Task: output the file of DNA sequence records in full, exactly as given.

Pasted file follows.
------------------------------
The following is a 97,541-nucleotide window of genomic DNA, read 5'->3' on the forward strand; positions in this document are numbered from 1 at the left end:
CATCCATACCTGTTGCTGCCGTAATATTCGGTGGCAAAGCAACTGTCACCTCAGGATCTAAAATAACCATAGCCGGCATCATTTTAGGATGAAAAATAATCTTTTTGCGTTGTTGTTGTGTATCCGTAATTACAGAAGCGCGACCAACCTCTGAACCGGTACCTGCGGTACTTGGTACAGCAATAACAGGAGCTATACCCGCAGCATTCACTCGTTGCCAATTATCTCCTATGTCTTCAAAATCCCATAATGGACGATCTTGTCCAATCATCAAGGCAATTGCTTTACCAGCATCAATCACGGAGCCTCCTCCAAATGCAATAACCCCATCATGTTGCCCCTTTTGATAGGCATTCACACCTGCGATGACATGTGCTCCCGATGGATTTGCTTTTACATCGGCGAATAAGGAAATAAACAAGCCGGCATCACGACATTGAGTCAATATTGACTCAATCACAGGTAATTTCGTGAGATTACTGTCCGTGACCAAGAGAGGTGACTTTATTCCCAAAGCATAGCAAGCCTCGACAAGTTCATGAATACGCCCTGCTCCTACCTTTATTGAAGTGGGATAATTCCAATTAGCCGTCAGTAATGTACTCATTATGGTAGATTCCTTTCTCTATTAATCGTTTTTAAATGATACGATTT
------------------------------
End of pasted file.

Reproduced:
The following is a 97,541-nucleotide window of genomic DNA, read 5'->3' on the forward strand; positions in this document are numbered from 1 at the left end:
CATCCATACCTGTTGCTGCCGTAATATTCGGTGGCAAAGCAACTGTCACCTCAGGATCTAAAATAACCATAGCCGGCATCATTTTAGGATGAAAAATAATCTTTTTGCGTTGTTGTTGTGTATCCGTAATTACAGAAGCGCGACCAACCTCTGAACCGGTACCTGCGGTACTTGGTACAGCAATAACAGGAGCTATACCCGCAGCATTCACTCGTTGCCAATTATCTCCTATGTCTTCAAAATCCCATAATGGACGATCTTGTCCAATCATCAAGGCAATTGCTTTACCAGCATCAATCACGGAGCCTCCTCCAAATGCAATAACCCCATCATGTTGCCCCTTTTGATAGGCATTCACACCTGCGATGACATGTGCTCCCGATGGATTTGCTTTTACATCGGCGAATAAGGAAATAAACAAGCCGGCATCACGACATTGAGTCAATATTGACTCAATCACAGGTAATTTCGTGAGATTACTGTCCGTGACCAAGAGAGGTGACTTTATTCCCAAAGCATAGCAAGCCTCGACAAGTTCATGAATACGCCCTGCTCCTACCTTTATTGAAGTGGGATAATTCCAATTAGCCGTCAGTAATGTACTCATTATGGTAGATTCCTTTCTCTATTAATCGTTTTTAAATGATACGATTT